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Social policy and program impact
CALDER Policy Brief No. 27-0921
Citation: Heather Boughton, Jessica de Barros, Dan Goldhaber, Sydney Payne, Nathaniel Schwartz (2021). The Once-in-a-Generation Opportunity: What States and Districts Can Do Now to Learn From American Rescue Plan ESSER Interventions. CALDER Working Paper No.
What does it mean for students to be in a gifted program? While about 7% of students nationally participate in gifted programs, relatively little is known about the experiences of students in these programs or how they vary across districts. Combining administrative and survey data, we describe the structure of gifted programs across nearly 300 school districts in Washington State. Using covariate adjustments and student fixed effects, we find that participation in gifted programs increases access to advanced courses, high-achieving peers, smaller classrooms, and more qualified teachers. These effects are largely concentrated in larger urban and suburban school districts that frequently run large, self-contained gifted programs. Effects of participation are much smaller for small school districts, rural or town school districts, and districts with small gifted programs. While gifted participation changes the educational environment for the average student in the state, the median school district program effect is near zero across the measures of educational environments we consider. This divergence is driven by a pattern of large school districts, high-income school districts, and urban and suburban school districts having programs with significantly larger effects on learning environments. Finally, we find that gifted program effects are larger for some student subgroups, but this is entirely due to district treatment effect heterogeneity, not differential effects on subgroups within districts.
Citation: Benjamin Backes, James Cowan, Dan Goldhaber (2021). What Makes for a "Gifted" Education? Exploring How Participation in Gifted Programs Affects Students' Learning Environments. CALDER Working Paper No. 256-0821
In this paper we use data from two states—Michigan and Washington—on COVID case rates at the county level linked to information on the type of instructional modality offered by local public school districts to assess the relationship between modality and COVID outcomes. We focus primarily on COVID case rates, but also provide estimates for hospitalizations (in Washington only) and deaths. Our preferred district and month fixed effects models exploit within district (over time) variation in instructional modality and account for time-invariant district factors. In both states, we find evidence that instructional modality does lead to increases in COVID spread in communities with moderate to high levels of pre-existing COVID cases, although the causal effect is small in magnitude.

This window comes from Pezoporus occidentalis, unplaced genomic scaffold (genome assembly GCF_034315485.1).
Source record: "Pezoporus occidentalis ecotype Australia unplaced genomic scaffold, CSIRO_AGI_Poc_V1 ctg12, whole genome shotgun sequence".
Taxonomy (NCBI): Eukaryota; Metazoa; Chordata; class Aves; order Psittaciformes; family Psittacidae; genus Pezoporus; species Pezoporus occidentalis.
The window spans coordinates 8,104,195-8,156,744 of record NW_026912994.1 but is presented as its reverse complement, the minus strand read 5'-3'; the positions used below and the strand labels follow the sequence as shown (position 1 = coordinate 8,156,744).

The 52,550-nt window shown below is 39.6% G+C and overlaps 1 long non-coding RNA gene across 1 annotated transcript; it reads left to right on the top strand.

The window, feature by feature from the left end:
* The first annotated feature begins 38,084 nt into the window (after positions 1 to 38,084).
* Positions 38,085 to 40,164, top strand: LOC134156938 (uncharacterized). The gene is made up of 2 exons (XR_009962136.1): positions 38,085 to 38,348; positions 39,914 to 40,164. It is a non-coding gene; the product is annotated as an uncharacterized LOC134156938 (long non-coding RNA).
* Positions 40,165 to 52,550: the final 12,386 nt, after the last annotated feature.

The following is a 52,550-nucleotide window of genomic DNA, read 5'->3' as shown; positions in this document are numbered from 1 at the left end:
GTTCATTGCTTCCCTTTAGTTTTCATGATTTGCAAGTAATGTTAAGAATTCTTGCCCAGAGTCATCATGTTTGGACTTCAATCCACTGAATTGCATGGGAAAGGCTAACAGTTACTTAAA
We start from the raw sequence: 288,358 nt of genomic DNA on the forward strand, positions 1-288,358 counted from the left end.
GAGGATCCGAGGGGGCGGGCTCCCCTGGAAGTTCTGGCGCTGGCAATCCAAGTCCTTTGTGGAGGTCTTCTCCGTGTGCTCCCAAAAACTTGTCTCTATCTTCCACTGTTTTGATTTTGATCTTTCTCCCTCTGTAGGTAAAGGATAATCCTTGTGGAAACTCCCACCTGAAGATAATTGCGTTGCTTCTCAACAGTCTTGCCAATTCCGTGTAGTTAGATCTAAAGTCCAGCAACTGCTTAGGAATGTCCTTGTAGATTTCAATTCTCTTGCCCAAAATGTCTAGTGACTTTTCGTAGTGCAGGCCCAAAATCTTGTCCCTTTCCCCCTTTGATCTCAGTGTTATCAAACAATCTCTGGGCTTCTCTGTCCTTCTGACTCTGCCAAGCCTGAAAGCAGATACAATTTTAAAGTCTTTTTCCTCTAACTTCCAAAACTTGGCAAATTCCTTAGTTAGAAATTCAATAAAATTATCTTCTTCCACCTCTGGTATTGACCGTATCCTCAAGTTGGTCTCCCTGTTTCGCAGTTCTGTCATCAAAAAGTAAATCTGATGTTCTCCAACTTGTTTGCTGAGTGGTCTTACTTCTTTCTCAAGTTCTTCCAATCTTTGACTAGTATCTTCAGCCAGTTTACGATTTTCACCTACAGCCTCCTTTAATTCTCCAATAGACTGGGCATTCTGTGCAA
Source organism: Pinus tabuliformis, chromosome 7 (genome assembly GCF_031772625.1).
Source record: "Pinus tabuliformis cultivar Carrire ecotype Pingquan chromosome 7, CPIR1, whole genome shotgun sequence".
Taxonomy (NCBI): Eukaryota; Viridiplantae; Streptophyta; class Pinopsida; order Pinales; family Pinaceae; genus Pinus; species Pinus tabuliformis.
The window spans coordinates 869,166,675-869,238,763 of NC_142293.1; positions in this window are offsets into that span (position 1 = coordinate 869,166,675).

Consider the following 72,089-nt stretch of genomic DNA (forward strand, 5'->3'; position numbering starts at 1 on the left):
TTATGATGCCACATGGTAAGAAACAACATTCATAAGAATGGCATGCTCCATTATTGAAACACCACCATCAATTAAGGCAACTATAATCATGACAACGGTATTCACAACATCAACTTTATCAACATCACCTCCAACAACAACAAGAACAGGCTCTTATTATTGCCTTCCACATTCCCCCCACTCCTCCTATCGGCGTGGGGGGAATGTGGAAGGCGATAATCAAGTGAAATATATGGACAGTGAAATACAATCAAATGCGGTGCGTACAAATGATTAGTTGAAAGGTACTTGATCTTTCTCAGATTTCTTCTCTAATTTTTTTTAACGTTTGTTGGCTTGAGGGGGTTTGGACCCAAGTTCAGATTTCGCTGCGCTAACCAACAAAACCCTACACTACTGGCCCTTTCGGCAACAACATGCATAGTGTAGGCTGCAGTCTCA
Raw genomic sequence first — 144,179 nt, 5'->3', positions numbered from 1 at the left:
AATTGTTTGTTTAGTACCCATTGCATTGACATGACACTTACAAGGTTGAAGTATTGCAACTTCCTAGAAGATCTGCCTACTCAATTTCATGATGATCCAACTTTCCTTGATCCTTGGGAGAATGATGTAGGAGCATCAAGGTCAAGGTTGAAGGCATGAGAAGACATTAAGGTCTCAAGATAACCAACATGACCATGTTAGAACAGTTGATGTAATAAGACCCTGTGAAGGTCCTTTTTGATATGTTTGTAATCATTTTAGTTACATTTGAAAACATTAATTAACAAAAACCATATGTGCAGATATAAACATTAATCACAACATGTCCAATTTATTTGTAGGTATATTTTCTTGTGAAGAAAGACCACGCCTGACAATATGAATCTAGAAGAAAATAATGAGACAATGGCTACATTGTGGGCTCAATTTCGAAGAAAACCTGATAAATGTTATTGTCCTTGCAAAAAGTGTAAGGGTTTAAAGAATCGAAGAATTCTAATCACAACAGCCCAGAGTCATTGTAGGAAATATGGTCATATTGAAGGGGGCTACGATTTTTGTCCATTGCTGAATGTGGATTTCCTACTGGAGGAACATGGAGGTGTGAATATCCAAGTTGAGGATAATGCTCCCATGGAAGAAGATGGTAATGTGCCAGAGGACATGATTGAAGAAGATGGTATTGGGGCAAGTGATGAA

Working Paper No. 247-1220 was originally released in December 2020 and has since been updated to Working Paper No. 247-1220-3, released in July 2021.
Citation: Dan Goldhaber, Scott A. Imberman, Katharine Strunk, Bryant Hopkins, Nate Brown, Erica Harbatkin, Tara Kilbride (2021). To What Extent Does In-Person Schooling Contribute to the Spread of COVID-19? Evidence from Michigan and Washington. CALDER Working Paper No. 247-0721-3
CALDER Policy Brief No. 26-0721
Students’ performance on standardized tests is clearly predictive of their later outcomes (Goldhaber & Özek, 2019) but whether the costs of administering tests are justified by the value of the tests for improving students’ outcomes is controversial. This controversy fuels heated debates over federal testing requirements, such as those instituted under No Child Left Behind (NCLB) and continued under the Every Student Succeeds Act (ESSA). All ESSA-required tests were canceled in the 2019-20 school year due to COVID-19, and there was significant political debate about whether they ought to be required in 2020-21. Ultimately the U.S. Department of Education (USDOE) allowed for some testing flexibility in the form of ESSA waivers.
In this policy brief, we outline some of the common ways states might use tests to improve student outcomes and the implications of requested and approved waivers on these uses. In particular, we highlight features of waiver requests that are especially important if tests are to be used by specific actors (e.g., families) to benefit students in specific ways. We conclude with a discussion of how testing policy needs to be designed if statewide tests are going to both be useful and maintain political support.
Citation: Paul Bruno, Dan Goldhaber (2021). Reflections on What Pandemic-Related State Test Waiver Requests Suggest About the Priorities for the Use of Tests. CALDER Working Paper No.